CD#4.05 (ISBN 1-8443

 5-479-5) RELEASED IN

 OCTOBER 2010.



 Millions of years

 ago, the noble Ice

 Warriors fled to

 Deimos, A moon of

 Mars, hoping to sit

 out the radioactive

 death throes of their

 home planet. When

 the TARDIS lands on

 Deimos, the Doctor

 discovers that the

 Warriors' ancient

 catacombs are now

 a popular stop for

 space tourists.


 But the Martian

 dynasties are FAR

 more than history,

 and the Warriors

 are far from BEING

 extinct. It's not for

 nothing that 'Deimos'

 is the ancient word

 for 'dread'…




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(2 EPISODES, PARTS 1 & 2 OF 4)






It must have taken nearly the length of the first episode for me to appreciate the irony of the situation; perhaps my synapses were half-frozen. There I was, half asleep at half seven in the morning, wading through nearly four feet of snow and listening to an audio play that told of how the Ice Warriors had awoken from their slumber and were planning to freeze their former homeworld. They should have just come to England. Deimos heralds the return of the green-scaled nasties, and this time they’ve brought the weather with them.


The first two episodes of Jonathan Morris’ star-studded Martian epic are deceptively low-key. The story opens in the Ice Warrior catacombs on the Martian moon of Deimos, now a museum dedicated to their culture, where a couple of freshly-woken Ice Warriors have been mistaken for a couple of fellers in rubber suits promoting the exhibition. From there, Morris gradually cranks up the tension, taking us from ‘shuttle under siege’ to ‘base under siege’, and then finally to a quarter of a million human colonists facing oblivion and the return of a familiar face who’s apparently turned heel. In terms of pace and tone, Deimos put me very much in mind of relatively recent televised episodes such as Bad Wolf and Army of Ghosts, in that it begins just like any other adventure, but by its end all the players are in place for an almighty showdown.


Morris also does a terrific job with both the Doctor and Tamsin here. The script allows Paul McGann to play the eighth Doctor at his swaggering best, confident and capable until two last-minute developments leave him reeling. Tamsin plays her part well too, blundering into gaffe after gaffe with see-through bluffs, awful suggestions and even worse dancing. It’s no surprise that she languished for so long playing ill-fated demi-reps in tacky Ripper museums instead of winning glitzy roles on stage and on screen. Indeed, it’s hard not to be impressed by how a talented actress such as Niky Wardley can so convincingly portray a poor one! Of course, Tamsin lends this story a lot of human heart too - her moral musings are pained and convincing, serving as a very effective contrast to McGann’s gung-ho space-suit adventuring.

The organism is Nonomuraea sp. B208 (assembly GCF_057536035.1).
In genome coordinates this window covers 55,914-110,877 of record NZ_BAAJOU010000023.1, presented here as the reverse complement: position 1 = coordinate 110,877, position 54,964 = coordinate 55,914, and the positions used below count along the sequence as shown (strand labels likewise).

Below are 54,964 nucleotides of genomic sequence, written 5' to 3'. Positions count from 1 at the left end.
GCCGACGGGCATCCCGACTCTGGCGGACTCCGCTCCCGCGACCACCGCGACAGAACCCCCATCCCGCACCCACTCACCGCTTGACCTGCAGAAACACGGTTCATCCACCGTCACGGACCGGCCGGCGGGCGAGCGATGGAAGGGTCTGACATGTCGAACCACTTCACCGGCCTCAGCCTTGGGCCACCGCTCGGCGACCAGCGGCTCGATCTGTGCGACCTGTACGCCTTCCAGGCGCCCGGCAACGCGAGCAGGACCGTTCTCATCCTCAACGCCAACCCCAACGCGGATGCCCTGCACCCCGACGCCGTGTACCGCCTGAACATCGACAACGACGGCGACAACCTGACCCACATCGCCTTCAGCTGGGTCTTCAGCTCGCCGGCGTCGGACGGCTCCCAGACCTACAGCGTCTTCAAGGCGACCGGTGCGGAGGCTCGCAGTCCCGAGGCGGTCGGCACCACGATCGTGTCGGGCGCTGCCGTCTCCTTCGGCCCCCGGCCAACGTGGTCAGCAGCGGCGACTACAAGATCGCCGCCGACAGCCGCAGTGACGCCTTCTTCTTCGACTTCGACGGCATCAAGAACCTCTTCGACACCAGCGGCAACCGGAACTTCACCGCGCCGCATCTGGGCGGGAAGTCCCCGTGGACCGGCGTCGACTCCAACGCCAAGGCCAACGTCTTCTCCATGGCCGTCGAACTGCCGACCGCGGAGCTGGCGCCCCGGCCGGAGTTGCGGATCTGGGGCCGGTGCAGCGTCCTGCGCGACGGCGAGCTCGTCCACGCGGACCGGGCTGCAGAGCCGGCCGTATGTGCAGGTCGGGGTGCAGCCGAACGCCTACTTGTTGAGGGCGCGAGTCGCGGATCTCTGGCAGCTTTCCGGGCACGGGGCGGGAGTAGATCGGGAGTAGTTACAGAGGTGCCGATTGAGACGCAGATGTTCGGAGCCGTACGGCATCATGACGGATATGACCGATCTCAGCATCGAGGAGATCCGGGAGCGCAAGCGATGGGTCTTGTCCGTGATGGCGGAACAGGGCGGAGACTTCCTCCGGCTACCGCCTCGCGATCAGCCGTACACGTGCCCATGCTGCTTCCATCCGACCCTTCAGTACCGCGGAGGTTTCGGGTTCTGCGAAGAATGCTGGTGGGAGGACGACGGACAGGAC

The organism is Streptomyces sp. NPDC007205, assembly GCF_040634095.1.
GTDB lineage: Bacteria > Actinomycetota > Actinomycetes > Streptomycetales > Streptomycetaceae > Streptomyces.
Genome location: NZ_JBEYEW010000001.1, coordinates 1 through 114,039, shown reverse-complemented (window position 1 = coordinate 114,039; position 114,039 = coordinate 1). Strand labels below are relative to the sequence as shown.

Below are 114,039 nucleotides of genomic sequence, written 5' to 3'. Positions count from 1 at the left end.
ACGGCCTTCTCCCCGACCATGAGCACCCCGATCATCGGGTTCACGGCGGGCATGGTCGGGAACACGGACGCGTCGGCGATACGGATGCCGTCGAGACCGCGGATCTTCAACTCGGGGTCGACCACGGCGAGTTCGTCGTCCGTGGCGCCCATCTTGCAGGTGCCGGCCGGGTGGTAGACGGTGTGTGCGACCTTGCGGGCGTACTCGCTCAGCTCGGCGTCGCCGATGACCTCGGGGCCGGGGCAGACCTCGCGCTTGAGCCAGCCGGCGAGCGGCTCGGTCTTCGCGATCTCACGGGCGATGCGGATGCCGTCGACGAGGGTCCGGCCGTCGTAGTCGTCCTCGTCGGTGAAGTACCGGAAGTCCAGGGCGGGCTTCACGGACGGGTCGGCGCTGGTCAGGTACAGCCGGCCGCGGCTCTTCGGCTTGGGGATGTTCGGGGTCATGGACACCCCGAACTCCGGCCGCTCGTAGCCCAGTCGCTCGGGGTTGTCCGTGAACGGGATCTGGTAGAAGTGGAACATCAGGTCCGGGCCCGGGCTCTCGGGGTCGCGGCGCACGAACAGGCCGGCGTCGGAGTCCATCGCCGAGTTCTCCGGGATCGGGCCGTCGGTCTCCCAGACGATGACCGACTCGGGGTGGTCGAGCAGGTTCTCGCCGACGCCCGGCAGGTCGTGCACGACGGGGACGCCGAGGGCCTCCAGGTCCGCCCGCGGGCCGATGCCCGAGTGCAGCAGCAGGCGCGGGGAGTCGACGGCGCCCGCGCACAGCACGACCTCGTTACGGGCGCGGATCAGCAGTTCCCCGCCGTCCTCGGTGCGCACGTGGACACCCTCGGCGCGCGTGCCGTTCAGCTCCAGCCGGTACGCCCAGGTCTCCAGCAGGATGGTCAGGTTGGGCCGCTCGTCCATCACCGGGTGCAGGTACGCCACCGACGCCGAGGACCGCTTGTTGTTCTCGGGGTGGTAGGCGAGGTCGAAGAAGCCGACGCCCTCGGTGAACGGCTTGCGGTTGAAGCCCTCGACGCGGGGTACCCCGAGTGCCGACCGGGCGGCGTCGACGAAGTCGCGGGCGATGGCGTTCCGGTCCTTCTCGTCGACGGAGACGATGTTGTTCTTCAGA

The story’s supporting characters

are a rather impressive bunch too.

Superficially, they’re little more than

a horde of genre stereotypes, but a

combination of quirky writing and

passionate performances really

help to shatter the mould. David

Warner is as charismatic as ever,

this time in the guise of stuffy old

professor Boston Schooner. The

Omen star might always be best

remembered for his acclaimed

film and television work, but I always find him even more effective an actor in this medium.

Here, for example, he vests his mad professor come gun-wielding fanatic with real gravity

and menace, and a fair bit of pity too. His regal tones are so idiosyncratic, yet capable of

conveying so much.


© Big Finish Productions 2010. No copyright infringement is intended.


Tracy-Ann Oberman (Army of Ghosts / Doomsday) is almost as good in the role of Captain Temperance Finch. Oberman portrays the crabby commander with all the hard-hearted grit of her memorable Torchwood Supremo, but without any of the glamour. It’s a lovely, layered performance, as over the course of the two episodes Finch’s veneer begins to slip and the character’s vulnerability is exposed before her subordinates. Perhaps most extraordinary of all though is the performance of Big Finish Executive Producer Nicholas Briggs, who once again takes a faceless foe and carves a compelling character of him. I’m glad I’m not in the monster-voice game, because there’s no competition anymore.


Deimos does its job well – by the end of Part 2, the listener can’t wait for The Resurrection of Mars and all that comes with it. Even the CD Extras conclude with a cruel cliffhanger, as an important actress is cut-off mid-sentence, just as she’s about to let slip what’s to come. “And then…


Copyright © E.G. Wolverson 2010


E.G. Wolverson has asserted his right under the Copyright, Designs and Patents Act, 1988 to be identified as the author of this work.

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